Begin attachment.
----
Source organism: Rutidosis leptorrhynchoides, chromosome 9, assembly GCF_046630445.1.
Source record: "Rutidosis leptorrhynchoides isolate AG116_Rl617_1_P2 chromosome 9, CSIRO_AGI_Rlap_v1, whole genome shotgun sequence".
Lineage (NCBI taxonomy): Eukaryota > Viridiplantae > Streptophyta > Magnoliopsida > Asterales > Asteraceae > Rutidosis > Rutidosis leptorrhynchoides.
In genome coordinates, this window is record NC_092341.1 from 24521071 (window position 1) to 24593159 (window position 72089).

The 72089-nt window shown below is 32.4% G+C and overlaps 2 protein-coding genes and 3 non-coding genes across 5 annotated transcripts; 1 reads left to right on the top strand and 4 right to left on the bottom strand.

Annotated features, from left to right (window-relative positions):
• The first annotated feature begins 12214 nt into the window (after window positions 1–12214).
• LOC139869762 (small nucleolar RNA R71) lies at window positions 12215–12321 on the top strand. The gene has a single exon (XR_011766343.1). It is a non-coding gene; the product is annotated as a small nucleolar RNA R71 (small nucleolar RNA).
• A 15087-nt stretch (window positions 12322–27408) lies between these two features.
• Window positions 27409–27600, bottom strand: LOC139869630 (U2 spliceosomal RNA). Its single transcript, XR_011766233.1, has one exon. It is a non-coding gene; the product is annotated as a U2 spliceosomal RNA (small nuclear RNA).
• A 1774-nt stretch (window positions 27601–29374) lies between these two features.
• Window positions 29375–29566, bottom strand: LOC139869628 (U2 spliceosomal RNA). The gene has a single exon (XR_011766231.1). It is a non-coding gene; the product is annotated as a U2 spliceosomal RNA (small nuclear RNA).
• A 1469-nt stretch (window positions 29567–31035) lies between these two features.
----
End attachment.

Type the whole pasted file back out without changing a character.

Source organism: Rutidosis leptorrhynchoides, chromosome 9, assembly GCF_046630445.1.
Source record: "Rutidosis leptorrhynchoides isolate AG116_Rl617_1_P2 chromosome 9, CSIRO_AGI_Rlap_v1, whole genome shotgun sequence".
Lineage (NCBI taxonomy): Eukaryota > Viridiplantae > Streptophyta > Magnoliopsida > Asterales > Asteraceae > Rutidosis > Rutidosis leptorrhynchoides.
In genome coordinates, this window is record NC_092341.1 from 24521071 (window position 1) to 24593159 (window position 72089).

The 72089-nt window shown below is 32.4% G+C and overlaps 2 protein-coding genes and 3 non-coding genes across 5 annotated transcripts; 1 reads left to right on the top strand and 4 right to left on the bottom strand.

Annotated features, from left to right (window-relative positions):
• The first annotated feature begins 12214 nt into the window (after window positions 1–12214).
• LOC139869762 (small nucleolar RNA R71) lies at window positions 12215–12321 on the top strand. The gene has a single exon (XR_011766343.1). It is a non-coding gene; the product is annotated as a small nucleolar RNA R71 (small nucleolar RNA).
• A 15087-nt stretch (window positions 12322–27408) lies between these two features.
• Window positions 27409–27600, bottom strand: LOC139869630 (U2 spliceosomal RNA). Its single transcript, XR_011766233.1, has one exon. It is a non-coding gene; the product is annotated as a U2 spliceosomal RNA (small nuclear RNA).
• A 1774-nt stretch (window positions 27601–29374) lies between these two features.
• Window positions 29375–29566, bottom strand: LOC139869628 (U2 spliceosomal RNA). The gene has a single exon (XR_011766231.1). It is a non-coding gene; the product is annotated as a U2 spliceosomal RNA (small nuclear RNA).
• A 1469-nt stretch (window positions 29567–31035) lies between these two features.